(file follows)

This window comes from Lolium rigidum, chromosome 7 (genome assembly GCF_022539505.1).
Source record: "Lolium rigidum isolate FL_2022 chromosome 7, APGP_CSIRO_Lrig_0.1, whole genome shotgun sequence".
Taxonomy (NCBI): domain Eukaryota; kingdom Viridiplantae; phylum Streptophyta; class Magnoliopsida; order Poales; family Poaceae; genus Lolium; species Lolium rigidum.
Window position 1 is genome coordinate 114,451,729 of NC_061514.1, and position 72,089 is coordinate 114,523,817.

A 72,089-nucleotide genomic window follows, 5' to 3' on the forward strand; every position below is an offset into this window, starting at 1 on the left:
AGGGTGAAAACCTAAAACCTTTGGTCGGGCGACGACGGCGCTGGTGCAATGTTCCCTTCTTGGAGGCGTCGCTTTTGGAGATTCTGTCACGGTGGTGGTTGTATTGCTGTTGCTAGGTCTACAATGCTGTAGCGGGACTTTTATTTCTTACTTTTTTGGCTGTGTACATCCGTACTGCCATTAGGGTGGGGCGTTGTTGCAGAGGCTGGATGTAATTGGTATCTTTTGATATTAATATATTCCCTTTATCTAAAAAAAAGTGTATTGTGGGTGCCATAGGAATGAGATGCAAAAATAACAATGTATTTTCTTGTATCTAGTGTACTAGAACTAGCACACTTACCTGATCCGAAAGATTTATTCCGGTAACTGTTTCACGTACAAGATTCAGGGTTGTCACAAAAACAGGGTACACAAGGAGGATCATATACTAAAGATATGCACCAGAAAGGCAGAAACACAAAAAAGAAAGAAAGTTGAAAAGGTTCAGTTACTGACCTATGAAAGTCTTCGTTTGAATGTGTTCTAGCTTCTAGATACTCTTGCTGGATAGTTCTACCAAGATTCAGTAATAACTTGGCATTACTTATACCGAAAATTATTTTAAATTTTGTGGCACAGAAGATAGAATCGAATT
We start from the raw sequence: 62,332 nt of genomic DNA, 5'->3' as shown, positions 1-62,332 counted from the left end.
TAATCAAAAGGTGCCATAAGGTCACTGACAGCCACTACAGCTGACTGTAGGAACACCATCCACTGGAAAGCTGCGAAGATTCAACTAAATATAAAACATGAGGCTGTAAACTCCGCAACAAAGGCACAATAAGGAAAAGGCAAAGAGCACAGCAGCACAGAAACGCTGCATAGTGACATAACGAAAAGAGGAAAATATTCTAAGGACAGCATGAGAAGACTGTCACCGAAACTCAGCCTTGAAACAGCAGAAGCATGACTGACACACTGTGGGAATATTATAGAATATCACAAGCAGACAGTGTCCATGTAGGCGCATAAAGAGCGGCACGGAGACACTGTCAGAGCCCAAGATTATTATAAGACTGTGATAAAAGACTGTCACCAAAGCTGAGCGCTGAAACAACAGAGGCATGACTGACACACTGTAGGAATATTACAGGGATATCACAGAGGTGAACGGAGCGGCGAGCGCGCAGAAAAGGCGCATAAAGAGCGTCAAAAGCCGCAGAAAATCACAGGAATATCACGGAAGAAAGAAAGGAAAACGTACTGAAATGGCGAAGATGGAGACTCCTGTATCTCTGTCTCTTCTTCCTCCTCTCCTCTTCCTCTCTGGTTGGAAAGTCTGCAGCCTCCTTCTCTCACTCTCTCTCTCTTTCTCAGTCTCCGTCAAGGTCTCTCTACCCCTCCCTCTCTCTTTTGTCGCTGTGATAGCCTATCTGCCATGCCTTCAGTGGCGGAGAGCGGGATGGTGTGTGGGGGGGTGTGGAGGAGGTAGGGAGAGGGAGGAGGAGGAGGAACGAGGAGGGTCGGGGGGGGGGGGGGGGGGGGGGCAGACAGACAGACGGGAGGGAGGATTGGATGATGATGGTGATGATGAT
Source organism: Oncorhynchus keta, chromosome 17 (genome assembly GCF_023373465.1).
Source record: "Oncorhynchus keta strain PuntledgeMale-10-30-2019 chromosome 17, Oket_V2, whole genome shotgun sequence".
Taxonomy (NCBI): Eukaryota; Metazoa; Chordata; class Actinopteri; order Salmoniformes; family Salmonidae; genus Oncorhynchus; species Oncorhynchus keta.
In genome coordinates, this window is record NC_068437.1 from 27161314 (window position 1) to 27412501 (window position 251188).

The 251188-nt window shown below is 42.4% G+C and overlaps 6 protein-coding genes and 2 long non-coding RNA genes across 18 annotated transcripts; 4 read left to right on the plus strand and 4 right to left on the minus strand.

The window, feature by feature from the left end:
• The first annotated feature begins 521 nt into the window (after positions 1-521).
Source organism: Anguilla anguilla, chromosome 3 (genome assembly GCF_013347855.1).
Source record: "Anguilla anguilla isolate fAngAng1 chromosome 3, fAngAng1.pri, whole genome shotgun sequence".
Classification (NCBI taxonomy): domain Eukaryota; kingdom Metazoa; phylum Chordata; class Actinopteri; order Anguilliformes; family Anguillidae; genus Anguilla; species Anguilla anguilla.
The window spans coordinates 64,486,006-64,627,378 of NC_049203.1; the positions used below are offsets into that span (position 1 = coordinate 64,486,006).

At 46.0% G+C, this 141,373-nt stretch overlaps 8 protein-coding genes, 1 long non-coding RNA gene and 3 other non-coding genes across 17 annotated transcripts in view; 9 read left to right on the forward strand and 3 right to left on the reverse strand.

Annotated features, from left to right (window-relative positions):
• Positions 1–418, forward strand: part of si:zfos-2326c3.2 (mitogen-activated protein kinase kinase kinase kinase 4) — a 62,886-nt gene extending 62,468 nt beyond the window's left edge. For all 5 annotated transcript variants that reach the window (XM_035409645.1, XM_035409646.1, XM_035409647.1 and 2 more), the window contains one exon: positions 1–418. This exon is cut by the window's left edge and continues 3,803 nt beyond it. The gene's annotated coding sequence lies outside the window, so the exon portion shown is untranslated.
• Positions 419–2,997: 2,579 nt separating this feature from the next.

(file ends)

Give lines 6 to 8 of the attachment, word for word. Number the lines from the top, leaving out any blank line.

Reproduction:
AGGGTGAAAACCTAAAACCTTTGGTCGGGCGACGACGGCGCTGGTGCAATGTTCCCTTCTTGGAGGCGTCGCTTTTGGAGATTCTGTCACGGTGGTGGTTGTATTGCTGTTGCTAGGTCTACAATGCTGTAGCGGGACTTTTATTTCTTACTTTTTTGGCTGTGTACATCCGTACTGCCATTAGGGTGGGGCGTTGTTGCAGAGGCTGGATGTAATTGGTATCTTTTGATATTAATATATTCCCTTTATCTAAAAAAAAGTGTATTGTGGGTGCCATAGGAATGAGATGCAAAAATAACAATGTATTTTCTTGTATCTAGTGTACTAGAACTAGCACACTTACCTGATCCGAAAGATTTATTCCGGTAACTGTTTCACGTACAAGATTCAGGGTTGTCACAAAAACAGGGTACACAAGGAGGATCATATACTAAAGATATGCACCAGAAAGGCAGAAACACAAAAAAGAAAGAAAGTTGAAAAGGTTCAGTTACTGACCTATGAAAGTCTTCGTTTGAATGTGTTCTAGCTTCTAGATACTCTTGCTGGATAGTTCTACCAAGATTCAGTAATAACTTGGCATTACTTATACCGAAAATTATTTTAAATTTTGTGGCACAGAAGATAGAATCGAATT
We start from the raw sequence: 62,332 nt of genomic DNA, 5'->3' as shown, positions 1-62,332 counted from the left end.
TAATCAAAAGGTGCCATAAGGTCACTGACAGCCACTACAGCTGACTGTAGGAACACCATCCACTGGAAAGCTGCGAAGATTCAACTAAATATAAAACATGAGGCTGTAAACTCCGCAACAAAGGCACAATAAGGAAAAGGCAAAGAGCACAGCAGCACAGAAACGCTGCATAGTGACATAACGAAAAGAGGAAAATATTCTAAGGACAGCATGAGAAGACTGTCACCGAAACTCAGCCTTGAAACAGCAGAAGCATGACTGACACACTGTGGGAATATTATAGAATATCACAAGCAGACAGTGTCCATGTAGGCGCATAAAGAGCGGCACGGAGACACTGTCAGAGCCCAAGATTATTATAAGACTGTGATAAAAGACTGTCACCAAAGCTGAGCGCTGAAACAACAGAGGCATGACTGACACACTGTAGGAATATTACAGGGATATCACAGAGGTGAACGGAGCGGCGAGCGCGCAGAAAAGGCGCATAAAGAGCGTCAAAAGCCGCAGAAAATCACAGGAATATCACGGAAGAAAGAAAGGAAAACGTACTGAAATGGCGAAGATGGAGACTCCTGTATCTCTGTCTCTTCTTCCTCCTCTCCTCTTCCTCTCTGGTTGGAAAGTCTGCAGCCTCCTTCTCTCACTCTCTCTCTCTTTCTCAGTCTCCGTCAAGGTCTCTCTACCCCTCCCTCTCTCTTTTGTCGCTGTGATAGCCTATCTGCCATGCCTTCAGTGGCGGAGAGCGGGATGGTGTGTGGGGGGGTGTGGAGGAGGTAGGGAGAGGGAGGAGGAGGAGGAACGAGGAGGGTCGGGGGGGGGGGGGGGGGGGGGGCAGACAGACAGACGGGAGGGAGGATTGGATGATGATGGTGATGATGAT